Tom Wilson, the author of this book is the son of the creator of the cartoon character Ziggy. He is also currently creating the cartoon as his father is unable. This book is an excellent autobiographical story of his life & Ziggy's life. I kept marking pages that had very inspirational yet common sense thoughts that were very helpful in dealing with life & facing the zigs & zags along the way....but there were so many that all the markers kept falling out so...just read the book! You will get something out of it! It is uplifting, inspiring, touching & an easy read. Regardless of our plans for our lives....life is filled with detours, ups & downs(zigs & zags) and it is the things we don't see coming that affect us most! The author helps us learn through his experience how to deal with these detours better!
Page- Rock Hill ( )
  bookus00 | Jul 8, 2009 |
Tom Wilson, Jr’s beloved father was the creator of the Ziggy cartoon, so Tom grew up feeling like Ziggy was his younger brother. Tom would sit in the basement with his father and create drawings of his own. Tom attended Miami University and fell in love with Susan, a very spiritual woman. Tom and Susan settled into a quiet, stable life and had two boys.

When Tom’s father became ill, Tom took over drawing the Ziggy cartoon because he felt like no one else knew Ziggy like he does. When Susan was diagnosed with breast cancer, Tom felt like his world was falling apart, yet Susan remained rock steady. Susan fought the cancer for years, but finally succumbed to it and Tom sank into a deep depression.

Zig-Zagging: Loving Madly, Losing Badly. . . How Ziggy Saved My Life by Tom Wilson is the story of Tom’s struggle out of the depths of despair. This book is full of raw emotion - anger at God, love for his wife, sorrow for his children having to grow up without their mother. Tom is very honest in sharing his feelings. The love for his late wife is evident throughout. His faith in God is too, yet the book doesn’t come across as preachy. This book would be great for someone who is mourning the death of a loved one or the friend of someone who is mourning the death of a loved one. It gave me a deeper understanding of the grieving process. This is one of my favorite passages in the book:

"The real superheroes are the single parents doing their best to raise their kids alone. They’re the faithful husbands, the loving mothers, the understanding friends who are always there in the time of need and crisis. These superheroes wear no impenetrable suits, yet they never hesitate to face life’s bullets, even thought their only armor consists of the scars from previous battles often fought but not always won. In spite of their human imperfections, or maybe because of them, they never think twice about doing “the right thing,” no matter what the odds against them." ( )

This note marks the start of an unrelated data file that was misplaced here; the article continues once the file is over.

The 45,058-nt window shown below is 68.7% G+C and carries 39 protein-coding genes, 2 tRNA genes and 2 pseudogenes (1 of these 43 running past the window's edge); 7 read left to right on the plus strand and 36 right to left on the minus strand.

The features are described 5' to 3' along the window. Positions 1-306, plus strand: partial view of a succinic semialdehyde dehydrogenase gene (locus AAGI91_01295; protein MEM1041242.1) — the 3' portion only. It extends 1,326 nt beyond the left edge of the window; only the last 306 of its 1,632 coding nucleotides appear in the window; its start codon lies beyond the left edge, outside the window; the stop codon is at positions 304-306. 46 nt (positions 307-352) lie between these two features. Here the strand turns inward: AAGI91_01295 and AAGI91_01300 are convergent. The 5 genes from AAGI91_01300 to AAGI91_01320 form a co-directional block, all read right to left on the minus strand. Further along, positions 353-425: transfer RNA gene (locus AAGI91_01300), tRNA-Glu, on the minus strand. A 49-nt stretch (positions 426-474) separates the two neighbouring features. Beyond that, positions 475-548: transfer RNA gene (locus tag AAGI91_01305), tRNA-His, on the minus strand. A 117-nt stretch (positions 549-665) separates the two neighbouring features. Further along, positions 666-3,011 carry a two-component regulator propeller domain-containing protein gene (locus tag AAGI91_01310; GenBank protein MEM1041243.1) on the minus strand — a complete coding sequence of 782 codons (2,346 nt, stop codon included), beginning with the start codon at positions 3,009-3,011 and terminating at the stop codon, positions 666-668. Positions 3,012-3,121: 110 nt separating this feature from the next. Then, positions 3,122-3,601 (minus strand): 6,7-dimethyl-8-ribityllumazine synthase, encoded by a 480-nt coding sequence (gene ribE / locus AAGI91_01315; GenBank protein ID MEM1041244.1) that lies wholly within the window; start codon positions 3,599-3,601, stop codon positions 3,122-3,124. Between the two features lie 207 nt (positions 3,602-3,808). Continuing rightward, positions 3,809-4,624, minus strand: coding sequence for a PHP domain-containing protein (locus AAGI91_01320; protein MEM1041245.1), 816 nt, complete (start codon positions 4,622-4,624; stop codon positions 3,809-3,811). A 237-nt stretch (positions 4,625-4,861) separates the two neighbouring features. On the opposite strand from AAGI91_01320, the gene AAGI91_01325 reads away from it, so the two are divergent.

bermudaonion | Mar 27, 2009 |
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Amazon.com Product Description (ISBN 0757307930, Hardcover)

Our lives aren't composed like a headstone with a straight line that marks the date of the first breath we take to the last; the journey we're on is really a zigzagging series of unexpected detours. Every detour is a destination unto itself, and regardless of our plans, it's what we don't see coming that often affects us most

Ziggy cartoonist Tom Wilson didn't see it coming: after losing his beloved young wife to breast cancer, it's up to him to raise two children alone and keep the laughs coming in his cartoons worldwide—even as his own personal orbit is falling apart. In this mesmerizing and nostalgic account of a beloved artist's life, Tom Wilson details his compelling journey from growing up in the shadow of his father's genius to inheriting an iconic cartoon when his father falls ill, all while struggling to overcome a crippling depression.

With his trademark humor and self-effacing wisdom, Tom invites you into his intimate life as he searches for hope and strength to overcome his own life detours. In an ironic twist of art imitating life, Tom reveals how Ziggy's own weekly syndicated quest for answers was the unforeseen catalyst that enabled him to say yes to life again and face his greatest challenges. In Zig-zagging, Tom and Ziggy explore the consequences of the upward, downward, inward, wayward, and sometimes backward roads of our zigzagging lives—and discover that while there is no road map for living, with a little character, you don't have to be lost along the way.

(retrieved from Amazon Thu, 12 Mar 2015 18:19:34 -0400)

With a little help from his old friend Ziggy, a syndicated cartoonist candidly shares his stories as a boy who witnessed the creation of a future American icon, an adult who was thrust into the position of creative caretaker for Ziggy after his brilliant father became chronically ill, and a husband who lost his wife to cancer, in an artfully woven collection of musings and inspirational discoveries.… (more)